For best performance, all accesses should be to cached data, in the order that the HW brings it into the cache. Accesses should be on the natural boundaries of the cache HW (quadwords and 32-byte cache lines). Apps should try to re-use data as much as possible once it is present in the cache. Unfortunately, SW cannot explicitly test whether particular data items are cached, and testing would cut the performance anyway. SW sequences can be cleverly crafted to get data efficiently into and out of the caches.

SW can utilize the caches efficiently by:

For more information on the CPU caches, refer to the
MMX Technology Developer's Manual, chapter 3.

Other Memory Optimizations

Even for non-cached memory locations, such as graphics card RAM or uncacheable main-memory regions, SW optimization of accesses can offer speedup:

Figure 5 shows the huge variations in memory and graphics bandwidth, depending on how carefully the data are arranged and accessed. The measurements are sustained rates for very small code loops, on a Pentium(R) processor 166MHz system with:

Systems using P6-family processors are even more sensitive to caching, alignment, and sequentiality (burst-ability) of writes.

The theoretical peak bandwidth for reads from the L1 cache would be 166 MHz * 8 bytes, or 1328 MB/s. Actual measurements were only 2/3 as large, due to the loop overhead. Also note that the uncached main memory copy numbers (at ~97 MB/s for QWORDS) were lower than expected, since they result from continual interleaving of reads and writes to different DRAM pages. To improve this bandwidth, if the source data can be cached, the algorithm may read several L1 cache lines of source from one DRAM page by touching every 32nd byte, then copying them all out of cache with sequential continuous writes. Of course, your mileage may vary.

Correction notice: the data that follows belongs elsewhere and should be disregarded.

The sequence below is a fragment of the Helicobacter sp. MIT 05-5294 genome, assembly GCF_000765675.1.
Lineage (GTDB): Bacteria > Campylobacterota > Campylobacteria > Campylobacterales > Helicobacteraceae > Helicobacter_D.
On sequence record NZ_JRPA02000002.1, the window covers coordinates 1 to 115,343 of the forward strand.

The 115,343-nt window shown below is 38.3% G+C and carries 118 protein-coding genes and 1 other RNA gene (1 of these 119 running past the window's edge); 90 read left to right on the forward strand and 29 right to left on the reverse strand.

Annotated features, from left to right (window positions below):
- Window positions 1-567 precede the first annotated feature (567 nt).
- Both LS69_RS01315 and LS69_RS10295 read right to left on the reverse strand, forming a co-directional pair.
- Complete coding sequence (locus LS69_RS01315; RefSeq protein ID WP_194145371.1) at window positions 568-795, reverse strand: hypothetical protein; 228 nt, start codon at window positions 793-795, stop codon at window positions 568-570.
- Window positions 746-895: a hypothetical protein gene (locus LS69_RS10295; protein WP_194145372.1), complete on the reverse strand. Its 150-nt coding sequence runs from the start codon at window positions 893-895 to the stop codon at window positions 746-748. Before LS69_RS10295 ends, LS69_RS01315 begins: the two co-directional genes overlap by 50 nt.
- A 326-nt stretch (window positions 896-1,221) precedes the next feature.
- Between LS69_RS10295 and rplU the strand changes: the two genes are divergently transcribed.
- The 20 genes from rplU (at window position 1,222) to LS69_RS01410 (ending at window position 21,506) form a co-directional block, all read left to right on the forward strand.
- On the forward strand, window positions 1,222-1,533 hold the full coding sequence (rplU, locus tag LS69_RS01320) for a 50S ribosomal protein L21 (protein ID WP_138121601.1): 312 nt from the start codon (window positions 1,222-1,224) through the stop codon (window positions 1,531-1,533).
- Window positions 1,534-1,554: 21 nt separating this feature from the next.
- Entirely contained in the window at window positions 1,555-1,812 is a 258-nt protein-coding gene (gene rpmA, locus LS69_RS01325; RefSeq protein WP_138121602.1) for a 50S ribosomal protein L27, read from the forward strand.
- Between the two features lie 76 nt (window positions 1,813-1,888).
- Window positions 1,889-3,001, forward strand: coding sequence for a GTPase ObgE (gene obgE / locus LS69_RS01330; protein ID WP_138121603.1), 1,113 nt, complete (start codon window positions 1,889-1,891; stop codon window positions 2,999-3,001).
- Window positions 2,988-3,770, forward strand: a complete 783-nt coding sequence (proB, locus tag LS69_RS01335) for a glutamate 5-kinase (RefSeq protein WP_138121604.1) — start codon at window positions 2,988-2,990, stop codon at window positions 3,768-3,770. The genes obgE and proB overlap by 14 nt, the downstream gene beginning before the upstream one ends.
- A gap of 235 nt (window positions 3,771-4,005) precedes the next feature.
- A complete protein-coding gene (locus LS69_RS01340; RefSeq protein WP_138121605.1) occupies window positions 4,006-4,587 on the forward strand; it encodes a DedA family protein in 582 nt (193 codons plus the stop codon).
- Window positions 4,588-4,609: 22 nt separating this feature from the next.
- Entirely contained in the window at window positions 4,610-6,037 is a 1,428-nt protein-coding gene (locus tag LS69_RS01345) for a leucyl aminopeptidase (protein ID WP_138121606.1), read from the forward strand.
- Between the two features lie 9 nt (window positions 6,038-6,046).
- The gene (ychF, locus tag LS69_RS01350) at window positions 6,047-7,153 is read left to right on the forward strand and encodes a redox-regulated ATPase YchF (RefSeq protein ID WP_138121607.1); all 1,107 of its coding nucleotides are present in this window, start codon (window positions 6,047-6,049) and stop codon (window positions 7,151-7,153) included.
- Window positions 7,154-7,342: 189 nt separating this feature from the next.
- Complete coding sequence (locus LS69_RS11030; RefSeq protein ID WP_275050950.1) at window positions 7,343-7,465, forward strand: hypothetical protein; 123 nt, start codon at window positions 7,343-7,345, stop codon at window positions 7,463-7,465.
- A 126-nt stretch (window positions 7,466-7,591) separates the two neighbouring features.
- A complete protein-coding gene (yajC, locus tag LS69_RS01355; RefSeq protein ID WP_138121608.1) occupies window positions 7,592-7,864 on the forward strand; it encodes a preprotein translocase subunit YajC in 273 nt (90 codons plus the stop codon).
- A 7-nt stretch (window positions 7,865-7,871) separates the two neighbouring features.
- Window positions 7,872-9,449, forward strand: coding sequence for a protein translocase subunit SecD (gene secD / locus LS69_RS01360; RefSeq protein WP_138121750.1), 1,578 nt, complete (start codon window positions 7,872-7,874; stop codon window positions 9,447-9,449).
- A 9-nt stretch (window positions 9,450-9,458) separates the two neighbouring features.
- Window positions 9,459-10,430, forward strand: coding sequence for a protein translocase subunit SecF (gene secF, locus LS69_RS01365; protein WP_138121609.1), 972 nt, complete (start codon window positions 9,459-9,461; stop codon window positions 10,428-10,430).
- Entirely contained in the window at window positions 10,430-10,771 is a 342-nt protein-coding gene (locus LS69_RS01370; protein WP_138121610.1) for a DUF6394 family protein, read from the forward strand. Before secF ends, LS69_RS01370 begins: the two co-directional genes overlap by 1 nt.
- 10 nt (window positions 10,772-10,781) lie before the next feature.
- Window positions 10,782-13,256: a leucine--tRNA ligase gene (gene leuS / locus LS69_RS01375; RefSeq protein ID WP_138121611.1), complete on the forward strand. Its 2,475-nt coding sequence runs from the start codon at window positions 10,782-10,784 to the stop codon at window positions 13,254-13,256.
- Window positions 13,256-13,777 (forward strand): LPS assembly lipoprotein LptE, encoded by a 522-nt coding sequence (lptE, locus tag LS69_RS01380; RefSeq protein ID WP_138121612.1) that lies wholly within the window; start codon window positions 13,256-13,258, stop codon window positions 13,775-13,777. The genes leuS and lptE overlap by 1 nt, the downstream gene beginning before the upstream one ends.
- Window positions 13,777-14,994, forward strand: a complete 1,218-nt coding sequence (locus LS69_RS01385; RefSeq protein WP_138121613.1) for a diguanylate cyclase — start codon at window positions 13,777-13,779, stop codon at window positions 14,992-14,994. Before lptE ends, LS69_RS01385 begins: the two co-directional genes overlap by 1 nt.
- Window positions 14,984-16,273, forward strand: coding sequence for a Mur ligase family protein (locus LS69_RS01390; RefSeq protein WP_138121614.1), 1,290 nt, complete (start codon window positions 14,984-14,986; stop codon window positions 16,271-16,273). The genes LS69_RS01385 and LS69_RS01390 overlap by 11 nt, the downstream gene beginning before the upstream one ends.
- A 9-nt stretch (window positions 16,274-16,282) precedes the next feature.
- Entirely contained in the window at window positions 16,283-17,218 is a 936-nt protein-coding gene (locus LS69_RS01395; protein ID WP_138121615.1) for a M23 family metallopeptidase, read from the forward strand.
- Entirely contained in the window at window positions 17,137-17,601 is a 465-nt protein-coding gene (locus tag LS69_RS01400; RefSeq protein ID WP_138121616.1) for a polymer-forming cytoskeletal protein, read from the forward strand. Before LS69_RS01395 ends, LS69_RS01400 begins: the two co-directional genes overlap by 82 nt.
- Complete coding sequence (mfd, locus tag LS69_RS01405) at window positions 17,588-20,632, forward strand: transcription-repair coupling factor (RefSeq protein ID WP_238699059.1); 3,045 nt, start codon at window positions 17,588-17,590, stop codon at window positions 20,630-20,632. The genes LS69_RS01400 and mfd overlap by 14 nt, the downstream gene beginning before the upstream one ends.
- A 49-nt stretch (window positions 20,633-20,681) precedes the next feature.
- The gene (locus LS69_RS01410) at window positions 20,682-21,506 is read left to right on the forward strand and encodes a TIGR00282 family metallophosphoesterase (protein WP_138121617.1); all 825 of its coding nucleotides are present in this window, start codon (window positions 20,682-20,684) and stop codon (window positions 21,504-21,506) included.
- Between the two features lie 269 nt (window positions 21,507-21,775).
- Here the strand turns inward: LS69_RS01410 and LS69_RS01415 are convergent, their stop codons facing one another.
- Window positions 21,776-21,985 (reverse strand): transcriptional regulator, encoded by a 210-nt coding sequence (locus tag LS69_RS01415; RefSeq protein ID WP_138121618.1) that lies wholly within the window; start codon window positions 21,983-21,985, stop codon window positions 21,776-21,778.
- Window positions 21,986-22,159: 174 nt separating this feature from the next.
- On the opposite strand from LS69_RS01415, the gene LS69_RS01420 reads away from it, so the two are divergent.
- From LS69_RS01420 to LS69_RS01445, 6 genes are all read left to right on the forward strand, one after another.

Figure 5: Measured Memory and Graphics Bandwidth for Pentium(R) Processor 166MHz 82430HX systems for various types of access

How should these maximum-bandwidth measurements be used ? Well, they tell how many CPU clocks are available for computation for each write or read. For example, writing to main memory at ~175 MBytes/sec means about one 8-byte write every 7 CPU internal clocks at 166 MHz. Thus SW can do between 7 and 15 computation instructions per write, depending on the amount of pairing. But if the computations require two inputs for every output, as in the case of alpha blending, then another 350 MBytes/sec would have to been read concurrently. If these inputs come from the L1 cache, theoretically the 175 MB/s output remains feasible. More likely, however, is reading from main memory at least one input per computation, so that the net output will drop to less than half the max measured 175 MB/s. Optimization involves balancing the computation with memory accesses, beyond just arranging the data most efficiently.